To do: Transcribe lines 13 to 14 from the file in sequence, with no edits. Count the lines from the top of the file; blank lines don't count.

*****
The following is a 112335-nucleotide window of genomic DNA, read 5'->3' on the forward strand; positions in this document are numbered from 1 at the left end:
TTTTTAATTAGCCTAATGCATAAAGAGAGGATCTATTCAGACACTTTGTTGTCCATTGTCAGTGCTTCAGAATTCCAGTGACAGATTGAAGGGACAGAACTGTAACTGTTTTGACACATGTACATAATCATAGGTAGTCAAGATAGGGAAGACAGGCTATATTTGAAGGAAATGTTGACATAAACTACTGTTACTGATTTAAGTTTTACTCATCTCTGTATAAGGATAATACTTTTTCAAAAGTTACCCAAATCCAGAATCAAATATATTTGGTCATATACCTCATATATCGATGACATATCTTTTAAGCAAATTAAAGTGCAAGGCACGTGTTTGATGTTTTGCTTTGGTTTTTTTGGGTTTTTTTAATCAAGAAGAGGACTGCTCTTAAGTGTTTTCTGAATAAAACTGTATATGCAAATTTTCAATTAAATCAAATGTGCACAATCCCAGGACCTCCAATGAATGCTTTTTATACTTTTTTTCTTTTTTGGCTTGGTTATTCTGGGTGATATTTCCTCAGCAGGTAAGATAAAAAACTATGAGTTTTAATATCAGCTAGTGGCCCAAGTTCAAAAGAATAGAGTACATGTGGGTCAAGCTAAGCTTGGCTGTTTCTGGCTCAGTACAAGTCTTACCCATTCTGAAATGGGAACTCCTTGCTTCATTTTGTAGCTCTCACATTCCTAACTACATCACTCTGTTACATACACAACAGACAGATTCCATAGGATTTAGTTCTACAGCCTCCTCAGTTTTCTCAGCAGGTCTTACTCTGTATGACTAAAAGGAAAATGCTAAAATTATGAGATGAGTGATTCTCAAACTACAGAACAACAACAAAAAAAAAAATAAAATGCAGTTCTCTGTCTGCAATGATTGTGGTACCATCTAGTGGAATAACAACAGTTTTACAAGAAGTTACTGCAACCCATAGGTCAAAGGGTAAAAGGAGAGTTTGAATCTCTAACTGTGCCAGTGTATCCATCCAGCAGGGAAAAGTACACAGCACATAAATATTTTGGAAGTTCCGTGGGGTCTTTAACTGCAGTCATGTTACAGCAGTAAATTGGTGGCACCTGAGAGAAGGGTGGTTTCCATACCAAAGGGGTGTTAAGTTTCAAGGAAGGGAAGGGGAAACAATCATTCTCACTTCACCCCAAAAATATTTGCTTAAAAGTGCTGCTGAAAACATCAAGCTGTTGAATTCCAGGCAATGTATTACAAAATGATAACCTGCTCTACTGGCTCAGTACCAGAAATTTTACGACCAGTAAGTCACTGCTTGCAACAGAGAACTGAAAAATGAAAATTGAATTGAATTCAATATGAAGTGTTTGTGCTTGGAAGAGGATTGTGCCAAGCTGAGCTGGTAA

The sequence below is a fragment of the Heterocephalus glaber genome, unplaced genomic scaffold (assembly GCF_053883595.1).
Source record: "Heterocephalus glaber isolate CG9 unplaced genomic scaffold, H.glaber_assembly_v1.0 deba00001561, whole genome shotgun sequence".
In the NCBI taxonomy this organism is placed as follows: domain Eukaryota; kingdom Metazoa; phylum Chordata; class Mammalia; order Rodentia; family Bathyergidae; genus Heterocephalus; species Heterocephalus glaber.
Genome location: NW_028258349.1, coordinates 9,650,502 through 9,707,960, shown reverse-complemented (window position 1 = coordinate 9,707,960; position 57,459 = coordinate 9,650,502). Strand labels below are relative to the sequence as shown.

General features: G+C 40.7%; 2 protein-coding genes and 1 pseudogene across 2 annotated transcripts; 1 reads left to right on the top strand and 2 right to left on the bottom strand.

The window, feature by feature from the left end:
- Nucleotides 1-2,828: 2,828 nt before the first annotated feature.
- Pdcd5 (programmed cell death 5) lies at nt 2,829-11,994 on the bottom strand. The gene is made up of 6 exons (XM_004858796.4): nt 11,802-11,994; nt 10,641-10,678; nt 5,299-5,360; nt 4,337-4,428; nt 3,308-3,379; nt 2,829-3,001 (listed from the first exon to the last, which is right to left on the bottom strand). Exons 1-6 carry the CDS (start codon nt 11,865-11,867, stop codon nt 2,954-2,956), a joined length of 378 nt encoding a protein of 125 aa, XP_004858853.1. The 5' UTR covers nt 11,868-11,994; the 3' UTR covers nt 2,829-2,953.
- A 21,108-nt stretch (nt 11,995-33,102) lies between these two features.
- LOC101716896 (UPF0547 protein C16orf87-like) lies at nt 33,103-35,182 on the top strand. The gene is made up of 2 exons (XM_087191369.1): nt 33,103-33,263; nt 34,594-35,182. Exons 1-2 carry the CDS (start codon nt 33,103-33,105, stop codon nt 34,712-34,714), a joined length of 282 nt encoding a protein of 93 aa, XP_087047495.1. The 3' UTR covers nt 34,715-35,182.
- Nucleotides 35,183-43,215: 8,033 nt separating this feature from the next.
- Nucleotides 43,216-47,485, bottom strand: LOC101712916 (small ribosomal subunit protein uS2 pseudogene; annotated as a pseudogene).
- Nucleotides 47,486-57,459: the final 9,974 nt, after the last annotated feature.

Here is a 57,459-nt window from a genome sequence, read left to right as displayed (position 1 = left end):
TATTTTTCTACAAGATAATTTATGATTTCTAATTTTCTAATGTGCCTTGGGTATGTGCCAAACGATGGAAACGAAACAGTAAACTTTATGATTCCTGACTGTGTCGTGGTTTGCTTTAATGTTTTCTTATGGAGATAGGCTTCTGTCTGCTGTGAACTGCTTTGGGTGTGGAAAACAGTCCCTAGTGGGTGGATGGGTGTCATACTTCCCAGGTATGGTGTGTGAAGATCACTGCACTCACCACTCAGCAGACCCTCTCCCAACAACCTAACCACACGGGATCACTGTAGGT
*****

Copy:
- Nucleotides 35,183-43,215: 8,033 nt separating this feature from the next.
- Nucleotides 43,216-47,485, bottom strand: LOC101712916 (small ribosomal subunit protein uS2 pseudogene; annotated as a pseudogene).